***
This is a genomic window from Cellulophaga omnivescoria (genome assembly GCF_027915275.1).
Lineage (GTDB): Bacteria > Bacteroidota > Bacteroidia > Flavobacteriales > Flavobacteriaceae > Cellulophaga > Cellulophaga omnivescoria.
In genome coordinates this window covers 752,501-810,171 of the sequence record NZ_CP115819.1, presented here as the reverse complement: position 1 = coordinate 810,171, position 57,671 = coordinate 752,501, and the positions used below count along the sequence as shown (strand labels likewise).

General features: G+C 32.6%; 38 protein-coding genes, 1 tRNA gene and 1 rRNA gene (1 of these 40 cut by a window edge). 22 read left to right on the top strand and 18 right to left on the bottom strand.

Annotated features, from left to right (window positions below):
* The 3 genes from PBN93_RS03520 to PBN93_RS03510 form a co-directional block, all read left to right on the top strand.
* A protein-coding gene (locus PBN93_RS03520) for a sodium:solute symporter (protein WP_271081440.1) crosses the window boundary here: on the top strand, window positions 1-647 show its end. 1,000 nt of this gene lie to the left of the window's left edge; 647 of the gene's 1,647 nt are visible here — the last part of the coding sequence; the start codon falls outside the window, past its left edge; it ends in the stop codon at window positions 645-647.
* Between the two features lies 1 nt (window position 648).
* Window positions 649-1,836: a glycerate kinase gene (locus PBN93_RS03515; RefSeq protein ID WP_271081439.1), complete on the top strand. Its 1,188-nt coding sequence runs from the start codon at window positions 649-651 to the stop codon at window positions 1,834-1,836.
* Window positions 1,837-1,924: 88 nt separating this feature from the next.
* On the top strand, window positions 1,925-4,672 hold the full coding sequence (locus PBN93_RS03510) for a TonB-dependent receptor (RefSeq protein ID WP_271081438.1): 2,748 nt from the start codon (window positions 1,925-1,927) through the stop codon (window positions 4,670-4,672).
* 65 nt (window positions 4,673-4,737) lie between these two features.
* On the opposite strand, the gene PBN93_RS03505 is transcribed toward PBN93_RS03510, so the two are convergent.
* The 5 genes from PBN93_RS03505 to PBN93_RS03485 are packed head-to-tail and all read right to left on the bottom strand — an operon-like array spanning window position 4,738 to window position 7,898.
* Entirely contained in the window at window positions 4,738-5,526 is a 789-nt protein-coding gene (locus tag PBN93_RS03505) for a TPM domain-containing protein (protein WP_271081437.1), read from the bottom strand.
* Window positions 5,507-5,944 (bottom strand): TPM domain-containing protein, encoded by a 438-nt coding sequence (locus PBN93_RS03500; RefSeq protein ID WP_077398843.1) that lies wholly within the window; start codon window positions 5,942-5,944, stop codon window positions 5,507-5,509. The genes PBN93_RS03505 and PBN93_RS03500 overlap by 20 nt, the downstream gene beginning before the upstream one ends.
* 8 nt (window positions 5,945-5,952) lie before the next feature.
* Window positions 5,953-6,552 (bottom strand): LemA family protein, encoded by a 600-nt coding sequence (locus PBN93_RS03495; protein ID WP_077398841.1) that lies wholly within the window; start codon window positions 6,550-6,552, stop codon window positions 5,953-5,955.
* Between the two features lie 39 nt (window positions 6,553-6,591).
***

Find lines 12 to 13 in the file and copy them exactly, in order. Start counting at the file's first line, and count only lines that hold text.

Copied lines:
* 65 nt (window positions 4,673-4,737) lie between these two features.
* On the opposite strand, the gene PBN93_RS03505 is transcribed toward PBN93_RS03510, so the two are convergent.